BRUCE BERLET REPORTS – “SO THAT’S A LATTE AND A HOCKEY CONTRACT TO GO?”

BY: Bruce Berlet

Kale Kerbashian joined the New York Rangers organization literally over a cup of coffee and a vanilla milkshake.

The smallish (5-foot-11, 165 pounds) but quick forward was interviewing with Rangers scout Rich Brown at a Starbucks in Sarnia, Ontario, Canada, when he got an offer to play for one of the NHL’s Original Six teams.

“He had watched me all season, and I guess he liked what he saw so they gave me a chance,” Kerbashian recalled. “I loved coming down (to Hartford) and staying in the Homewood Suites. It was great.”

Kerbashian got a three-week taste of pro hockey in April after he signed AHL and amateur tryout contracts after completing his junior career with Sarnia of the Ontario Hockey League. He had 63 goals and 81 assists in 126 games in two seasons in Sarnia and chipped in two goals and one assist in four games with the ECHL’s Wheeling Nailers in 2010.

Kerbashian celebrated his 21st birthday in Connecticut but was scoreless in four regular-season games and then watched as the Whale were eliminated by the Portland Pirates in six games in the first round of the playoffs.

“It would have been nice to step right in and help the team, but the experience helped me a lot as far as understanding the dedication it takes toward the game,” Kerbashian said. “On the ice, not that much stuff is different (from juniors), but off the ice, there’s the preparation before the game. It’s paying attention to detail. It’s your job, not something you do for fun or for something to do. You’re signing up for it, so it’s your job, and we’re pretty lucky it’s something we love.”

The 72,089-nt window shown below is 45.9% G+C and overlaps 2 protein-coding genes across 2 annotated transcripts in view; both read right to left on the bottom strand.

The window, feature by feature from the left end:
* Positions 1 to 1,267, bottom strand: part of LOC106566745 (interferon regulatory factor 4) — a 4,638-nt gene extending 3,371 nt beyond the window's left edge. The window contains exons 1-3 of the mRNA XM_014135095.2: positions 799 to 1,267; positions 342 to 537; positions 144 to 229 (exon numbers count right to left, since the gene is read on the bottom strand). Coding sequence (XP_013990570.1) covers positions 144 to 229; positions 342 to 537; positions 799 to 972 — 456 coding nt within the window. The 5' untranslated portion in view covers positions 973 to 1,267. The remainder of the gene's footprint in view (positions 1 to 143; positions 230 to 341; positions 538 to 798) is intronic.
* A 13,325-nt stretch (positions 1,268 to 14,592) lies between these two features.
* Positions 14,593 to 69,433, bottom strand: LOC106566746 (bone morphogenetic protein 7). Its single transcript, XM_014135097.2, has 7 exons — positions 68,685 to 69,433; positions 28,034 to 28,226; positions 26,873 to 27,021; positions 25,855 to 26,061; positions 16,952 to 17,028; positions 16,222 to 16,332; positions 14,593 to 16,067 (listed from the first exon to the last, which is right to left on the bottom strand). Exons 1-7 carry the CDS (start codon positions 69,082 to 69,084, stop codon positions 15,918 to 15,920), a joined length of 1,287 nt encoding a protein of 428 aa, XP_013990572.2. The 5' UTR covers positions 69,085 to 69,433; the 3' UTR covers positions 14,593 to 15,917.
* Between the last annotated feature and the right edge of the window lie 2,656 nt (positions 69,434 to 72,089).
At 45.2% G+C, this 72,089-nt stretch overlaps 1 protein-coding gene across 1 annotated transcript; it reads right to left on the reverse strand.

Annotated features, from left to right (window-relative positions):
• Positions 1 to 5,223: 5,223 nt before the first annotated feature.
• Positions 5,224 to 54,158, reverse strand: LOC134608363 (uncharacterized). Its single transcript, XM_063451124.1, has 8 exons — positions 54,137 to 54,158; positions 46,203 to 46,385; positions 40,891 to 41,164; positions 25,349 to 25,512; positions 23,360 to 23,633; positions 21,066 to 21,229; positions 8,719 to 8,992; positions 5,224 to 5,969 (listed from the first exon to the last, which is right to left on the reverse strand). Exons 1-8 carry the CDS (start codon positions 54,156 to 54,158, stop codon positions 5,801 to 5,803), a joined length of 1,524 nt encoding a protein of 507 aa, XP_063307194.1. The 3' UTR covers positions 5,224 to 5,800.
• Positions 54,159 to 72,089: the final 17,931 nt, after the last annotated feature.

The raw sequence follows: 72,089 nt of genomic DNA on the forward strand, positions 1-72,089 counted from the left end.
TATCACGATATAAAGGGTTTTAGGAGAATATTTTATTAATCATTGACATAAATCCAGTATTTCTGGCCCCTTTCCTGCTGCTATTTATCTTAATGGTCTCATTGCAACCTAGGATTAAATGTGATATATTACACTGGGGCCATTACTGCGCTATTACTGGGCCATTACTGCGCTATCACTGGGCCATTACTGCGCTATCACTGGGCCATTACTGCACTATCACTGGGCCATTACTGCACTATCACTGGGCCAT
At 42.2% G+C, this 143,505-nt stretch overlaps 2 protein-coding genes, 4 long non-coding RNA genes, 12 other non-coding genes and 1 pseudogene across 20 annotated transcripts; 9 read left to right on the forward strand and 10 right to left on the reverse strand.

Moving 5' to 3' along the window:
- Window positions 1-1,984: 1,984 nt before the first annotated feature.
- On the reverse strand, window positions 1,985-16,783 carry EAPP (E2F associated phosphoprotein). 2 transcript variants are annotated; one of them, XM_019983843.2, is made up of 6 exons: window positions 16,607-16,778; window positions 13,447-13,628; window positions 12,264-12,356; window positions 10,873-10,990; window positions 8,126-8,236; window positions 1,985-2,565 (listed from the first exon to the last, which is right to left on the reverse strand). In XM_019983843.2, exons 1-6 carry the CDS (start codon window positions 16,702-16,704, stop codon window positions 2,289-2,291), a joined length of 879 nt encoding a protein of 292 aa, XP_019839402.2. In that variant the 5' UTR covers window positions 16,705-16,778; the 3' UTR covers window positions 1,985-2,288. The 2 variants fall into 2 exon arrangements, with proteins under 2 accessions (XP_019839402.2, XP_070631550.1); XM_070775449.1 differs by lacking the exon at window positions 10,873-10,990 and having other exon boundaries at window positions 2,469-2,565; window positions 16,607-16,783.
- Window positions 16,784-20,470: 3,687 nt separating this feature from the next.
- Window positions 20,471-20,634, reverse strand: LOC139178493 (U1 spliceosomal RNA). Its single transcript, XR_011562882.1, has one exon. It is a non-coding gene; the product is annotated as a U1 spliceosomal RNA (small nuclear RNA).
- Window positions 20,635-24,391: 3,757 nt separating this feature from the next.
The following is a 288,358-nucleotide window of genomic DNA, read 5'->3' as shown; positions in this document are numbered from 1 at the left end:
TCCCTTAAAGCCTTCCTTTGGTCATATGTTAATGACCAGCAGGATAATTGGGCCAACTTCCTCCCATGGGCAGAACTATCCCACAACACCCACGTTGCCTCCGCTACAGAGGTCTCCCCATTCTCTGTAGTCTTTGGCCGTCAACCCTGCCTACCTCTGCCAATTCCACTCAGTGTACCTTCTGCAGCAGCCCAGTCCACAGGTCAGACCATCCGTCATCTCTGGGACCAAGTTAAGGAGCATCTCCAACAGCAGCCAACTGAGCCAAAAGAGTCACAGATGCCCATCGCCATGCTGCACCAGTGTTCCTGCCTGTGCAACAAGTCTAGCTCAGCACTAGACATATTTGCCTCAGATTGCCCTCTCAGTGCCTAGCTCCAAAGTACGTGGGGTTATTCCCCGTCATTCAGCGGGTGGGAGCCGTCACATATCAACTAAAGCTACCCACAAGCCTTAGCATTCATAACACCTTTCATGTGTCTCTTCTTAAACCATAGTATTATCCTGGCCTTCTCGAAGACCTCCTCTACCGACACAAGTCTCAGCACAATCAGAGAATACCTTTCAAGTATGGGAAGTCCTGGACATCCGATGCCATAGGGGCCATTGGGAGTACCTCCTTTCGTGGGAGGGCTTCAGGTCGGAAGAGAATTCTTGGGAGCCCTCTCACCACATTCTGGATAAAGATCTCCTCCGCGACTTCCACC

Kerbashian spent the summer in Thunder Bay, Ontario, and returned to play in the prospects tournament in Traverse City, Mich., where the Rangers lost 5-3 in the final to the more experienced Buffalo Sabres. Kerbashian then participated in the Rangers’ main camp in Greenburgh, N.Y., before being among the first 21 players assigned to the Connecticut Whale on Friday.

“I didn’t have a very good camp in New York,” Kerbashian said. “I was very uptight, thinking way too much, and they told me that in my exit meetings.”

A meeting with Whale assistant coach Pat Boller, who works with the forwards, immediately helped Kerbashian, though he said it wasn’t anything resembling Einstein’s theory of relativity.

“I just basically told him to just play his game,” Boller said Tuesday. “He was trying to overdo things a little bit, trying to worry about putting the numbers up, and I just told him to do the little things like stopping and starting, going to the net, shoot the puck. I just told him to relax, play hockey and do the little things.”

It might have been simple advice, but Kerbashian knew exactly what Boller was talking about.

“I’m better off when I relax and keep it simple,” Kerbashian said. “And they want me to shoot it more. I know I’ve got a good shot but I wasn’t much of a shooter, and they brought it to my attention. It can be one of my assets if I use it, so I took that as a confidence builder. You don’t have as much time and space as you do in juniors, so if you’ve got a shot, you’ve got to take it.”

Kerbashian proved an excellent listener Monday when he had three goals and an assist in the Blue’s 6-4 victory over the Red. His last two goals were nearly identical shots from the left circle off nice passes from Kelsey Tessier and Scott Tanski that beat 6-8 Jason Missiaen high to the near corner. Though the forwards have to constantly rotate in scrimmages because of a shortage of players, Kerbashian was especially dangerous on a line with Tessier and Jonathan Audy-Marchessault, former teammates with the Quebec Remparts of the Quebec Major Junior Hockey League. Though each is on the small side, they have good speed and obvious skills.